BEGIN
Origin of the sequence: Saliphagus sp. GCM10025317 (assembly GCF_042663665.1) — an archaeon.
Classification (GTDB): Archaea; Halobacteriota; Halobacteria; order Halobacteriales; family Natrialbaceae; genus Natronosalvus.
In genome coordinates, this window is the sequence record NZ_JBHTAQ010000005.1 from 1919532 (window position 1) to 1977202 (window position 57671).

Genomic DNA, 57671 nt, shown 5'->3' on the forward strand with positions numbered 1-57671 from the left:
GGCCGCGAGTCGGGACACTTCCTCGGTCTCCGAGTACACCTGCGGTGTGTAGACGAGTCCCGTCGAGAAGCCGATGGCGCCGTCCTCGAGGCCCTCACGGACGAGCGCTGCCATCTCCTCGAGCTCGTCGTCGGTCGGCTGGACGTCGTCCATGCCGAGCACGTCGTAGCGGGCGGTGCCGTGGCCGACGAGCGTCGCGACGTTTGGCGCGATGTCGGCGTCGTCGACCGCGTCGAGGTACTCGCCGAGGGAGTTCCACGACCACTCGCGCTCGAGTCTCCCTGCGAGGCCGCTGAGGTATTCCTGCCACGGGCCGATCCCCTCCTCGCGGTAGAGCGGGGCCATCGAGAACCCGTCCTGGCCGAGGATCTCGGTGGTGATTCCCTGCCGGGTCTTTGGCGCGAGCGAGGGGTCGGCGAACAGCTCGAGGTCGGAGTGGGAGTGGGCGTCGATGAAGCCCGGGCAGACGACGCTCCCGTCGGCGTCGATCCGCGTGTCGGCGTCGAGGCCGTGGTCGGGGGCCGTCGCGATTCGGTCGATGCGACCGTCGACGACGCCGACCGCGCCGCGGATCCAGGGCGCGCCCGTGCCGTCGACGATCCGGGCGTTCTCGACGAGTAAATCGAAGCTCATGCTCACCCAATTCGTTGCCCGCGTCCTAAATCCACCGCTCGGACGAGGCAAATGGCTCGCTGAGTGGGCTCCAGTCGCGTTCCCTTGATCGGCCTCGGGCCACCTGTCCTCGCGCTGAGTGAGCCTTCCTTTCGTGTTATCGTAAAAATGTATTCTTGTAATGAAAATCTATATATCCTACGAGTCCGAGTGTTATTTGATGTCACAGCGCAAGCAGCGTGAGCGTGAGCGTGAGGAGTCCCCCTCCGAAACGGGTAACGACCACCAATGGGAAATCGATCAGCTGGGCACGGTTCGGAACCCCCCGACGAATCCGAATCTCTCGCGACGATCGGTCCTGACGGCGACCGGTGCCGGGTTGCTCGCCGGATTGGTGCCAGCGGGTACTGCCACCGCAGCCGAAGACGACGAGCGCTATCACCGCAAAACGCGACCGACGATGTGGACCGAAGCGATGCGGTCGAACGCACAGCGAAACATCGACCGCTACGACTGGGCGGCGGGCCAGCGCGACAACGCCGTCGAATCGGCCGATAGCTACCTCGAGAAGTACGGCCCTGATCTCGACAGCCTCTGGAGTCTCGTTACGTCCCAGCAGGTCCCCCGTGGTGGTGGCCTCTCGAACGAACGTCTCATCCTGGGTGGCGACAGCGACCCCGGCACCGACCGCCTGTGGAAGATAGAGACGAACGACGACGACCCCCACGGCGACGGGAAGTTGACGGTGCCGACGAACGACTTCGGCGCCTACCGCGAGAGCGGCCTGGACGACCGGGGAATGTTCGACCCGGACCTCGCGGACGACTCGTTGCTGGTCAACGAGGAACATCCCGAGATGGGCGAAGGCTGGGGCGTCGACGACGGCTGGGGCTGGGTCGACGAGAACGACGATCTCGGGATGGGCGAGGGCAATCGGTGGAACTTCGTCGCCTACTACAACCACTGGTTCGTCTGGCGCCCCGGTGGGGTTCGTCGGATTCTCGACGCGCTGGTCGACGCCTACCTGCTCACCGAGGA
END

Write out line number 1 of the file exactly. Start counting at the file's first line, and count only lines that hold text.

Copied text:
Origin of the sequence: Saliphagus sp. GCM10025317 (assembly GCF_042663665.1) — an archaeon.